I Once Was a Carman in the Big Mountain Con (Sung by Guthrie Meade) 'Twas once in the saddle I used to go dashing, 'Twas once as a cowboy I used to be brave; But ain't it a pity, I came to Butte City To work for Jim Brennan and now to my grave. Oh, beat your drum loudly and sound your fife merrily, Play the bagpipe as ye carry me on, Place a square pointed fan on the lid of my coffin, So I'll be known as I go along. Go get six jolly ladies to come and dance o'er me; Get six husky carmen to carry me on; Take me to The Flat*, boys, and lay the sod o'er me, For I once was a carman on the Big Mountain Con. *The Flat - according to Wayland Hand, The Flat is a reference to the cemeteries of Butte which are located on a flat plains area south of the town. This hard-rock miner's song from Montana is an obvious parody of The Cowboy's Lament, though the singer from whom it was collected, himself a ranchowner, emphatically denied ever having heard a cowhand sing the latter song. Kyle Pugh, formerly a miner, reported having heard the song in the mines of Butte around 1905. The dating of this song seems reasonable enough in light of the fact that Jim Brennan (mentioned In the opening stanza) worked as foreman of the Mountain Con mine from 1904 to 1915. DT #350 Laws B1 AJS oct99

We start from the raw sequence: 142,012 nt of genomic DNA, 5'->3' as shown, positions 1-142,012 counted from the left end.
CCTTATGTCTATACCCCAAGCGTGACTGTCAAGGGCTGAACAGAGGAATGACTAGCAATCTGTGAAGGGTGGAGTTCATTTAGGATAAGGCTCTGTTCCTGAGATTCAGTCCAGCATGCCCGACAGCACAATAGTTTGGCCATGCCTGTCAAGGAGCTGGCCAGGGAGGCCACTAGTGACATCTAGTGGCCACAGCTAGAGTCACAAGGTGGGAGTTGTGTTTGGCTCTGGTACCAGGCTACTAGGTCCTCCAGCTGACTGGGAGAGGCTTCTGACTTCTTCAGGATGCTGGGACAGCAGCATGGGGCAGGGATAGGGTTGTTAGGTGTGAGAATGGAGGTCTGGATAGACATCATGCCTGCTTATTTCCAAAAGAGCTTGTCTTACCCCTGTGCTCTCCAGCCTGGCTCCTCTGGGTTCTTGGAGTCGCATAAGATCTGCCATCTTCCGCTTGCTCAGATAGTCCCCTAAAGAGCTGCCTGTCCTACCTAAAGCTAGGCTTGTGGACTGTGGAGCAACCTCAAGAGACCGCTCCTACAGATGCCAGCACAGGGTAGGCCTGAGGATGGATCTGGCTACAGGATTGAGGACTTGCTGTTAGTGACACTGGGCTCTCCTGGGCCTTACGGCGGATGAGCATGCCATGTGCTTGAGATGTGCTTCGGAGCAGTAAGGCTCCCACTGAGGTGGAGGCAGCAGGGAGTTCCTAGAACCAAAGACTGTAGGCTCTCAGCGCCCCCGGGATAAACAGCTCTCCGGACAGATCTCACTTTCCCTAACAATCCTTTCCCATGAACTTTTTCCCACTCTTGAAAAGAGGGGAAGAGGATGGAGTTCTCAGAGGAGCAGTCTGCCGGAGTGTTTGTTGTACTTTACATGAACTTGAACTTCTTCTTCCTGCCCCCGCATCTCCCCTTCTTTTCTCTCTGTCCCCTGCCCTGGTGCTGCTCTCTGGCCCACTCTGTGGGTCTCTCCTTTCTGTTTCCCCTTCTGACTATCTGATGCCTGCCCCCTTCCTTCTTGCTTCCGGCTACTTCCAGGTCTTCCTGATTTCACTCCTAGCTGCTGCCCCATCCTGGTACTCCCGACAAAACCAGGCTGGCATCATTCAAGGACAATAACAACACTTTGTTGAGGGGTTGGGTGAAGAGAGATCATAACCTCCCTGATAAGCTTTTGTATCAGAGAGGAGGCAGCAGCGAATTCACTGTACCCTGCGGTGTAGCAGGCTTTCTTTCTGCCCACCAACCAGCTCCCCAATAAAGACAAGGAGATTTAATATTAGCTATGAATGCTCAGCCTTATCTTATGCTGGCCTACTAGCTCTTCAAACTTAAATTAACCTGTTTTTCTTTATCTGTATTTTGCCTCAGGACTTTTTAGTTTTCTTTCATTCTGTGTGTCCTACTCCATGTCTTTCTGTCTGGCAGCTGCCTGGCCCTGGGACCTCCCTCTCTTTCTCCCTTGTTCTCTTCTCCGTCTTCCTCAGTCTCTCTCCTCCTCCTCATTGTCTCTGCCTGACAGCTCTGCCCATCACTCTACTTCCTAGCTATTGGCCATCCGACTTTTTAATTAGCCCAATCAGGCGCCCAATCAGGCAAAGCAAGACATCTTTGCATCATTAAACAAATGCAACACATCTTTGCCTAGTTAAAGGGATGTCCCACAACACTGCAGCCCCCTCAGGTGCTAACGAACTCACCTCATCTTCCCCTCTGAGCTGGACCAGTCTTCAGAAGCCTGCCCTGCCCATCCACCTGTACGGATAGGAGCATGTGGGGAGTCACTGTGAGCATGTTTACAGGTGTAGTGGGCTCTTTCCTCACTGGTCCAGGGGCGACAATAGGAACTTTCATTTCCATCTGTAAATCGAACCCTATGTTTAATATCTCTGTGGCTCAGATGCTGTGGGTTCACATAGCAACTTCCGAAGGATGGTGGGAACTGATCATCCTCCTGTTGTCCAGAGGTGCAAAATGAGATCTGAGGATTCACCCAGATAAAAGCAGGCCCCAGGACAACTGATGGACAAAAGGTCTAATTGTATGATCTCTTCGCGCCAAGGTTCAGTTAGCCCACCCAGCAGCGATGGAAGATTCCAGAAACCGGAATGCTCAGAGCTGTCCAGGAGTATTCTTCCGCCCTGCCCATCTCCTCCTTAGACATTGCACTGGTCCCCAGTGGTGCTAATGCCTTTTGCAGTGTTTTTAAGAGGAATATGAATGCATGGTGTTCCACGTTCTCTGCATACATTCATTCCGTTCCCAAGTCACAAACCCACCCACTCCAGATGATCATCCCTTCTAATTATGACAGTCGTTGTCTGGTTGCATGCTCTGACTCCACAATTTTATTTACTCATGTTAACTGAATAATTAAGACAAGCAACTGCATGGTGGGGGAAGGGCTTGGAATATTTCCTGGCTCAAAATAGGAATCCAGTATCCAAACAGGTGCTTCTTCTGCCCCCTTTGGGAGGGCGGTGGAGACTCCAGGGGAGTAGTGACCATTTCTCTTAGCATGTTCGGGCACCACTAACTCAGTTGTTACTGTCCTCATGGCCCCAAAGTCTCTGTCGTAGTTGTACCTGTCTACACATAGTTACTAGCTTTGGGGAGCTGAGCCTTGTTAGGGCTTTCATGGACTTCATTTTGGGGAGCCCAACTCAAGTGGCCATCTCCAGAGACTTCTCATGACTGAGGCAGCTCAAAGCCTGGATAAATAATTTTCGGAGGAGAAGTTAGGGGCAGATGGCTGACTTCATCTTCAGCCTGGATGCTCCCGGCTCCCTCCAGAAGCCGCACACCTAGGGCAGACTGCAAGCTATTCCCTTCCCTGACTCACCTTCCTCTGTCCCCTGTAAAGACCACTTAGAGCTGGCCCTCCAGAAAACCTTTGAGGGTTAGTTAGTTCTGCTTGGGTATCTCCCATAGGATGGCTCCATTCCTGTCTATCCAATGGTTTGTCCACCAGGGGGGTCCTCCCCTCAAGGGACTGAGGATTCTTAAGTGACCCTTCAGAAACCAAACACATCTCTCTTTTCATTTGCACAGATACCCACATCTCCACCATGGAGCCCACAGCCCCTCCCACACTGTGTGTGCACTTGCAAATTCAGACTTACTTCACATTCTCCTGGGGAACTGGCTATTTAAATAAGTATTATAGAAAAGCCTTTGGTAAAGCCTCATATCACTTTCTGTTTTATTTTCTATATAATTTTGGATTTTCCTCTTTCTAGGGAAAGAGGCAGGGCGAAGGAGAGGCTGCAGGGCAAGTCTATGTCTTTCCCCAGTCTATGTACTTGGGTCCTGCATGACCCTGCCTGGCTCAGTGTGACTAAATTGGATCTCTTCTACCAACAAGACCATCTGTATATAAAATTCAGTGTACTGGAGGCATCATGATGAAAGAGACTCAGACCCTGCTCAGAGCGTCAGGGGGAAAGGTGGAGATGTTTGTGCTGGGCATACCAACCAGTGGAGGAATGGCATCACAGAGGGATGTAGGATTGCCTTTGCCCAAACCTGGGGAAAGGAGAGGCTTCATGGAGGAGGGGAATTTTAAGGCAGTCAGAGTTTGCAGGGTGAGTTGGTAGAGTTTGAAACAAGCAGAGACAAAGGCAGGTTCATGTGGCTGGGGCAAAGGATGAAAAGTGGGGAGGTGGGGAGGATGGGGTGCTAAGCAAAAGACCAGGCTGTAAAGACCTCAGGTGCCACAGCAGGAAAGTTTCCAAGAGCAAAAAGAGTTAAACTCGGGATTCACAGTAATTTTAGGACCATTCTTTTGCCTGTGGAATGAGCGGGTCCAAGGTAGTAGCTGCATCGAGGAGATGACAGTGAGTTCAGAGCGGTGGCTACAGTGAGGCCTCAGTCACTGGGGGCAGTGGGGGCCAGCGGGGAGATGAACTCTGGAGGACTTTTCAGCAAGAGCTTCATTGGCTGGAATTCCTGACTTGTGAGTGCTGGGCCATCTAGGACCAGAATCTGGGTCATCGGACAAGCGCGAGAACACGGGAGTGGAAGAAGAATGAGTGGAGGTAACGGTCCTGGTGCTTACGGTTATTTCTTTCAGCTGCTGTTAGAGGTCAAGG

Thanks to Mudcat for the Digital Tradition!